Zhou Li, The Peach, Garden No.18, 2018, Mixed media on canvas, 987/16x236 1/4 in. (250 x 600 cm)© Zhou Li Studio. Courtesy White Cube

 

Some of the lines suggest concrete objects, such as hills in Wind and Thunder No. 3 or tree branches and paths in The Peach Garden No. 15, while others appear to be free-floating abstractions. According to Zhou, the circles are intended to represent patches of light – almost as though viewed through an out-of-focus camera. The paintings thus fluctuate between the abstract and the representational.

The black lines may owe a debt to Cy Twombly, whom Zhou acknowledges as an influence. They also allude to traditional Chinese calligraphy, which lies at the boundary between art and writing. In particular, the heavy, sharp-edged lines evoke the precision with which a calligrapher would use his or her brush to produce a stroke that, while carefully controlled, appears natural and free-flowing. The blurred contours of the landscape in the background suggest the rough texture of a watercolour, such as often accompanies calligraphic texts. The paintings, she tells me, are arranged around the gallery so as to be capable of being viewed like the scenes on an unwinding scroll – simultaneously as separate pieces and a continuous narrative.

 

Zhou Li, The Peach Garden No.19, 2018, Mixed media on canvas, 78 3/4x1181/8 in. (200 x 300 cm) © Zhou Li Studio. Courtesy White Cube

 

While Zhou practises calligraphy as a form of meditation, she characterises large-scale painting as ‘action’. The catalogue contains pictures of her at work in her studio, where she is dressed in chunky fashion trainers and a baseball cap, and adds the final touches to an enormous canvas with a paint blower.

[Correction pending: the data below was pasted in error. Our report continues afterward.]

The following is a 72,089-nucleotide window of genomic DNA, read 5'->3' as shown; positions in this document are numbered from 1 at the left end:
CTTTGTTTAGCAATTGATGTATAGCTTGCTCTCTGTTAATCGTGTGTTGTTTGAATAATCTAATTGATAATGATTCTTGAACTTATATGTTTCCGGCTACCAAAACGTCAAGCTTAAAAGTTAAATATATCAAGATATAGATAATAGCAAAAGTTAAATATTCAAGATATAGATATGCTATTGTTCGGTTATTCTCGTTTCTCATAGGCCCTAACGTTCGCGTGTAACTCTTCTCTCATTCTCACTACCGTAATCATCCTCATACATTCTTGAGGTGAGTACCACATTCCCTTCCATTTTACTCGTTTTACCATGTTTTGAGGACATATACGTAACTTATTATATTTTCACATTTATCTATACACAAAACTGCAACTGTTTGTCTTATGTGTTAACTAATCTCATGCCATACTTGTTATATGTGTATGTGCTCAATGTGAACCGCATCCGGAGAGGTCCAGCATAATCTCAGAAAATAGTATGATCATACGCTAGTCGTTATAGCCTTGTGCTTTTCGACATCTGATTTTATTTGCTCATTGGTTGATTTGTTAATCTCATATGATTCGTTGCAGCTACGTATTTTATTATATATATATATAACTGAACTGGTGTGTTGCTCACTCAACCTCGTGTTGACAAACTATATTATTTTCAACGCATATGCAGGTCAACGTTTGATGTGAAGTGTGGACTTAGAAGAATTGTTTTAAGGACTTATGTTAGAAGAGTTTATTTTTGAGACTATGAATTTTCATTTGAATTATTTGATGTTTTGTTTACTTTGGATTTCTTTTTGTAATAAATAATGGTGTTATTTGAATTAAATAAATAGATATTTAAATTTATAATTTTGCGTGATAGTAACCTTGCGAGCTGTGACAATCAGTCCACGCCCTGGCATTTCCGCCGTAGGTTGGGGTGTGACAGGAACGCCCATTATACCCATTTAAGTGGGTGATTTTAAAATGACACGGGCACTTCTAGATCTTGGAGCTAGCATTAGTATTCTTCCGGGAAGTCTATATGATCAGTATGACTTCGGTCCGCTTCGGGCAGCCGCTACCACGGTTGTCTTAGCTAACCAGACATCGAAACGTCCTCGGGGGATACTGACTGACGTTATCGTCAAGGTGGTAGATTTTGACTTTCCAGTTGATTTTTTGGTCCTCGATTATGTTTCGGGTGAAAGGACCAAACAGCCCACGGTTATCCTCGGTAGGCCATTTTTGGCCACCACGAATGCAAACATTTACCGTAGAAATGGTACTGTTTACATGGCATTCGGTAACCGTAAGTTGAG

Zhou is based in Shenzhen, a modest conurbation of twenty million inhabitants located on the southern tip of the Chinese mainland, just north of Hong Kong. In addition to being a practising artist, she has held various professorships in Shenzhen and nearby Guangzhou, and is currently Director of the Institute of Abstraction and Contemporary Arts at the Centre of Research on Artistic and Cultural Innovation and Development at Sun Yat-sen University. She studied at the Guangzhou Academy of Fine Arts and then lived in France for eight years before returning to China.

Her father was an artist in the traditional Chinese style, but when I ask her if he taught her to paint, she dismisses the idea. Did she study in France? No, she visited the galleries and museums. ‘I don’t believe in studying’. What about her training at Guangzhou Academy – was that helpful? ‘No.’ She laughs. ‘A little bit.’ Now she is a professor, she encourages her students to formulate their own responses to the world. ‘I always tell them: we learn how to think, we learn how to watch.’ She once hung an apple in the middle of an empty studio. ‘Some of the students ask me, What do you want me to do, teacher? And I say, I ask you!’

 

Zhou Li, Blue No.5, 2018, Mixed media on canvas, 78 3/4 x 118 1/8 in.(200 x300 cm) © Zhou Li Studio. Courtesy White Cube.

 

As for the meaning of her paintings, her response is typical of the artist not wishing to narrow her options: ‘I paint what is in my mind – you see what you will see’. She does emphasise that the overall purpose is to convey a sense of tranquillity amid the bustle, chaos and over-stimulation of modern life. Her energetic use of lines and spots feels at times more dynamic than soothing, particularly in Nos. 16, 15 and 18 of the Peach Garden series, against the vibrant pink background. The two Wind and Thunder paintings, however, feel more contemplative: with blue and black as the dominant tones, they evoke respectively a landscape in the evening (No. 3) and at night (No. 1), the wind rushing in black streaks over the hills and among the trees. In No. 1, a white circle suggests the moon and a white line, perhaps, a flash of lightning.  

Regardless of metaphysics, Zhou’s paintings are both decorative and interesting – especially with the artist as their interpreter.

Emma Park studied Classics at Oxford University, with a DPhil thesis on Plato and the Roman philosopher, Lucretius. She has since worked as a classics lecturer, school teacher, and pupil barrister. More recently, she undertook an Editorial Internship at the Spectator magazine. She has written reviews and articles for the Spectator and Apollo, the international art magazine, as well as other publications, including Maritime Risk International and the Oxonian Review. She is currently working as a freelance writer in London, where she also teaches writing at City Lit. Website: dremmapark.com, Twitter: @DrEmmaPark